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Ada Blackjack: A True Story of Survival in the
A journey to the end of the world
By Steven Martinovich
The desire to find out what is over the next hill has long been a fetish for human beings. By the dawn of the 20th century much of the world had been explored and mapped, leaving only the most inhospitable terrain as the stage for further exploration. In 1921 a small party ventured to one of those places -- the Arctic -- looking for adventure and finding only death. It's hard to believe that their story, which once gripped the world for several years, has almost been forgotten. It is a story compellingly told by Jennifer Niven in Ada Blackjack: The True Story of Survival in the Arctic.
As bizarre a theory as we might be inclined to believe it today, during the 1920s famed explorer Vilhjalmur Stefansson proposed what he called the "Friendly Arctic". Despite being a member of a doomed Arctic expedition a few years earlier, Stefansson believed that the Arctic was no more dangerous than the average city street for those adequately prepared, "a friendly place to live in for the man who used common sense." In an attempt to prove this notion, he put together a small team and sent them off to Wrangel Island, a small island located off the coast of Siberia. With this expedition he hoped to prove that the Arctic was worthy of development and -- known to only a few people -- to claim the island for either Canada or Great Britain.
The crew was composed of Allan Crawford, Fred Maurer, Lorne Knight and Milton Galle. Joining them as a seamstress was Inuit Ada Blackjack, a reluctant member who only went along to raise money to take her son out of an orphanage and get him treatment for his tuberculosis. Not making the trip himself, Stefansson gave command of the expedition to Crawford, a University of Toronto student who had never ventured into the far north. Equipped with six months of provisions and promised a relief ship during the summer of 1922 they were sent on their way.
So confident where they in Stefansson's belief of the Friendly Arctic, one filled with plentiful game throughout the year, that they did little hunting during their first few months on the island. That proved to be a poor decision when a buildup of ice prevented the relief ship from landing with new supplies, party because of Stefansson's inability to raise enough money to send the ship until August. By January 1923, the party was running critically low on food. After an aborted attempt by Knight, who by then was suffering from scurvy, Crawford, Maurer and Galle went off in an attempt to reach Siberia.
Niven then focuses the story on Blackjack. A resident for most of her life of Alaska's mining communities, Blackjack had no experience in Arctic living. With the ravages of scurvy, which Niven chronicles in detail, forcing Knight to stay in bed, Blackjack is forced to learn how to hunt to keep the pair alive. Eventually Knight succumbs and she is left alone to fend for herself, waiting for either the return of Crawford, Maurer and Galle or the long promised supply ship.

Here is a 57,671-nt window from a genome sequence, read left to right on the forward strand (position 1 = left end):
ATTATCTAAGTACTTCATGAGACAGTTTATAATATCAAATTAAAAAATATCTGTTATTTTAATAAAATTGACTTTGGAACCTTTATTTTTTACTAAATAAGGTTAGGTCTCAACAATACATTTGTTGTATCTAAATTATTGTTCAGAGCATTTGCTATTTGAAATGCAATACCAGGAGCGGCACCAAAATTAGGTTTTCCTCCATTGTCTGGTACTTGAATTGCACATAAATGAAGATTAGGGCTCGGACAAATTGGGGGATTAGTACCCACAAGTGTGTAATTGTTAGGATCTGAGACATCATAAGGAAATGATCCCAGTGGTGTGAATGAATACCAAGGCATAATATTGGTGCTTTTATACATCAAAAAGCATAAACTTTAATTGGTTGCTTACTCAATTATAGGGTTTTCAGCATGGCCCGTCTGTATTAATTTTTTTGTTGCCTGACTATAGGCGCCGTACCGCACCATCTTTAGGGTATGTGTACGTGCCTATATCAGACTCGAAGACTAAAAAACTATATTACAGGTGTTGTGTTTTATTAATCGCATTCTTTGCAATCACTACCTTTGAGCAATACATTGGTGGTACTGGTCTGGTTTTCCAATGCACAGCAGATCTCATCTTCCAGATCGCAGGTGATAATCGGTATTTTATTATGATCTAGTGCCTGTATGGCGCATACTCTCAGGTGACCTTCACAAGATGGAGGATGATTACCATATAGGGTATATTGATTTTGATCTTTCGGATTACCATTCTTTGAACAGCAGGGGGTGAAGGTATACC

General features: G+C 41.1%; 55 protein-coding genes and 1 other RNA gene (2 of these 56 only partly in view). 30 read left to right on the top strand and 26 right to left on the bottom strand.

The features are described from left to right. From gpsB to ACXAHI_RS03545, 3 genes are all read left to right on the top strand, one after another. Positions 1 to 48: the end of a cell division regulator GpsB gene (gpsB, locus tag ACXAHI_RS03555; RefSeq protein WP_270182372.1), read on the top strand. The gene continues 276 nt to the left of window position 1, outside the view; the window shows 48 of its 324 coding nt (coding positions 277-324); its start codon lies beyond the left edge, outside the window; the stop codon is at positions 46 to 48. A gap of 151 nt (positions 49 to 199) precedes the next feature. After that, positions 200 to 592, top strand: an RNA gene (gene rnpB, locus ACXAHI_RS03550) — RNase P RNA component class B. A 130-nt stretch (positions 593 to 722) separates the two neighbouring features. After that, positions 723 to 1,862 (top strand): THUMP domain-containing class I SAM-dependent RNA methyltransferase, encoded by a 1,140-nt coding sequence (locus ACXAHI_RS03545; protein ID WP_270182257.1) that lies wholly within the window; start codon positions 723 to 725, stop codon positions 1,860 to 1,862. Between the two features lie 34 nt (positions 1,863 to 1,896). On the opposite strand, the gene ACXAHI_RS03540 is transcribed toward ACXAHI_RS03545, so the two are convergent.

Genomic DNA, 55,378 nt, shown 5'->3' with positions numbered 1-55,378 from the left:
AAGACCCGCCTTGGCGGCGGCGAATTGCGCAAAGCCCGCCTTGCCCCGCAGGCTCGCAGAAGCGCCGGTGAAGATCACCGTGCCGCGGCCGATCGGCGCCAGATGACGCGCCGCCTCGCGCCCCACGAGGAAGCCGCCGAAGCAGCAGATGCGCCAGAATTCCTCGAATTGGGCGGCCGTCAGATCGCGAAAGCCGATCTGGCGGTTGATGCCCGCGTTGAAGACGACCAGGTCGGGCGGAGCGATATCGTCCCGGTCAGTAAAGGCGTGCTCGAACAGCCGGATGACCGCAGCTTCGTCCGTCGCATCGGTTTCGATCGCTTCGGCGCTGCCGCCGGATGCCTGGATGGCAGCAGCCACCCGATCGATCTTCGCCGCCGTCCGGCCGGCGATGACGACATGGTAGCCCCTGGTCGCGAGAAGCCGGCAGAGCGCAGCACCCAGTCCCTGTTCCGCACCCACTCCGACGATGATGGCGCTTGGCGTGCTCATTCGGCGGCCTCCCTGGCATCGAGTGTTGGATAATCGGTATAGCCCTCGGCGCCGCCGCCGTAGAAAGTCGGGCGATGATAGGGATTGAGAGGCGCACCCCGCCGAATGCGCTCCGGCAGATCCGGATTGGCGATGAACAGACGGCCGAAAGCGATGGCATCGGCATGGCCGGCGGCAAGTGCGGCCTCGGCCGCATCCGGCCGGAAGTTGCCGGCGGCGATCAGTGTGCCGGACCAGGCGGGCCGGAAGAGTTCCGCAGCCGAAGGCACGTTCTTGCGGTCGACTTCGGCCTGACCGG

Back in the United States Stefansson tries to calm the fears of the men's families who haven't heard word from their sons in two years. He attempts to calm them by telling them that the men are in no danger and that another relief ship will be sent in the summer of 1923. At the same time he attempts to convince the Canadian and British governments to claim Wrangel Island, a move which prompts an angry response by the Soviet Union. To add to his problems, he has difficulty raising the money necessary to send another ship to re-supply the expedition.
By the time a relief ship reaches Wrangel Island, Blackjack is the sole survivor of the expedition. Although occasional reports of white men along the coast of Siberia reach North America, Crawford, Maurer and Galle have long since disappeared, likely dead not long after leaving the island. Blackjack and the men become pawns in a battle by Stefansson to protect his zealous belief in the Friendly Arctic and by his detractors who want to destroy his reputation. Blackjack simply wants to get on with her life after the horrors of Wrangel Island, reclaim her son and live in peace. The vivid imagery Niven paints of the desperate struggle for survival on the island gives way to the less compelling -- though still quite interesting -- story of personal politics surrounding the aftermath.
Although that last third of the book is somewhat less exciting, Ada Blackjack remains a fascinating story. Throughout most of her life Blackjack was reluctant to discuss what happened on Wrangel Island, leaving a sensationalist press, Stefansson and others to use her for their purposes. Showing extraordinary skill in storytelling and research, Niven convincingly brings to life the doomed expedition's tale. Blackjack, Crawford, Knight, Maurer and Galle would be pleased to know that someone as talented as Niven told their story, someone capable of bringing them back to life and restoring their names to us.
Steven Martinovich is a freelance writer in Sudbury, Ontario, Canada.
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